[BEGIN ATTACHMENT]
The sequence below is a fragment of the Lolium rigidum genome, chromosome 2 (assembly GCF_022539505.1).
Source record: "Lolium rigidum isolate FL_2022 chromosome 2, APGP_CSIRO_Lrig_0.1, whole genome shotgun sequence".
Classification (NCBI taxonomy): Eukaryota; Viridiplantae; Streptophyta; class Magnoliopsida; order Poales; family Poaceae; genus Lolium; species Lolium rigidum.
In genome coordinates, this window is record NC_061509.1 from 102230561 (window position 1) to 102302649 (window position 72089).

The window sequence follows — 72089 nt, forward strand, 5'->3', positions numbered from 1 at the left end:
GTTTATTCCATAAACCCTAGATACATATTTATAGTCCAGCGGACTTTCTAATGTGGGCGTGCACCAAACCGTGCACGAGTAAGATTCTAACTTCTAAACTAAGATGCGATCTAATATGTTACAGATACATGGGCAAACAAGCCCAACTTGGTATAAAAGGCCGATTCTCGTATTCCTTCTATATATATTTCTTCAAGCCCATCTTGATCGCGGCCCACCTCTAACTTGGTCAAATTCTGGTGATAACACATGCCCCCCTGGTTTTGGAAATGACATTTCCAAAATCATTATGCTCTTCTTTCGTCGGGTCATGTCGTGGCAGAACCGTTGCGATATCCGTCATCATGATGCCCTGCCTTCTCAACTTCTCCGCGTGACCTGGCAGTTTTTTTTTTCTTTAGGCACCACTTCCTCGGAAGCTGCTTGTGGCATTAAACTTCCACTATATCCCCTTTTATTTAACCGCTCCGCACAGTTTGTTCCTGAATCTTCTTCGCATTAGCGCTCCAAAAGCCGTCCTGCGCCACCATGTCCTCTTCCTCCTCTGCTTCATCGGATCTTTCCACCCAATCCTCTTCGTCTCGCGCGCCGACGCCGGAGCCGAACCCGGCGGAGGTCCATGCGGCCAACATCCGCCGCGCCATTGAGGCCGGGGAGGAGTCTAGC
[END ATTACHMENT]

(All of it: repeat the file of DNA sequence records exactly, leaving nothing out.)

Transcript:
The sequence below is a fragment of the Lolium rigidum genome, chromosome 2 (assembly GCF_022539505.1).
Source record: "Lolium rigidum isolate FL_2022 chromosome 2, APGP_CSIRO_Lrig_0.1, whole genome shotgun sequence".
Classification (NCBI taxonomy): Eukaryota; Viridiplantae; Streptophyta; class Magnoliopsida; order Poales; family Poaceae; genus Lolium; species Lolium rigidum.
In genome coordinates, this window is record NC_061509.1 from 102230561 (window position 1) to 102302649 (window position 72089).

The window sequence follows — 72089 nt, forward strand, 5'->3', positions numbered from 1 at the left end:
GTTTATTCCATAAACCCTAGATACATATTTATAGTCCAGCGGACTTTCTAATGTGGGCGTGCACCAAACCGTGCACGAGTAAGATTCTAACTTCTAAACTAAGATGCGATCTAATATGTTACAGATACATGGGCAAACAAGCCCAACTTGGTATAAAAGGCCGATTCTCGTATTCCTTCTATATATATTTCTTCAAGCCCATCTTGATCGCGGCCCACCTCTAACTTGGTCAAATTCTGGTGATAACACATGCCCCCCTGGTTTTGGAAATGACATTTCCAAAATCATTATGCTCTTCTTTCGTCGGGTCATGTCGTGGCAGAACCGTTGCGATATCCGTCATCATGATGCCCTGCCTTCTCAACTTCTCCGCGTGACCTGGCAGTTTTTTTTTTCTTTAGGCACCACTTCCTCGGAAGCTGCTTGTGGCATTAAACTTCCACTATATCCCCTTTTATTTAACCGCTCCGCACAGTTTGTTCCTGAATCTTCTTCGCATTAGCGCTCCAAAAGCCGTCCTGCGCCACCATGTCCTCTTCCTCCTCTGCTTCATCGGATCTTTCCACCCAATCCTCTTCGTCTCGCGCGCCGACGCCGGAGCCGAACCCGGCGGAGGTCCATGCGGCCAACATCCGCCGCGCCATTGAGGCCGGGGAGGAGTCTAGC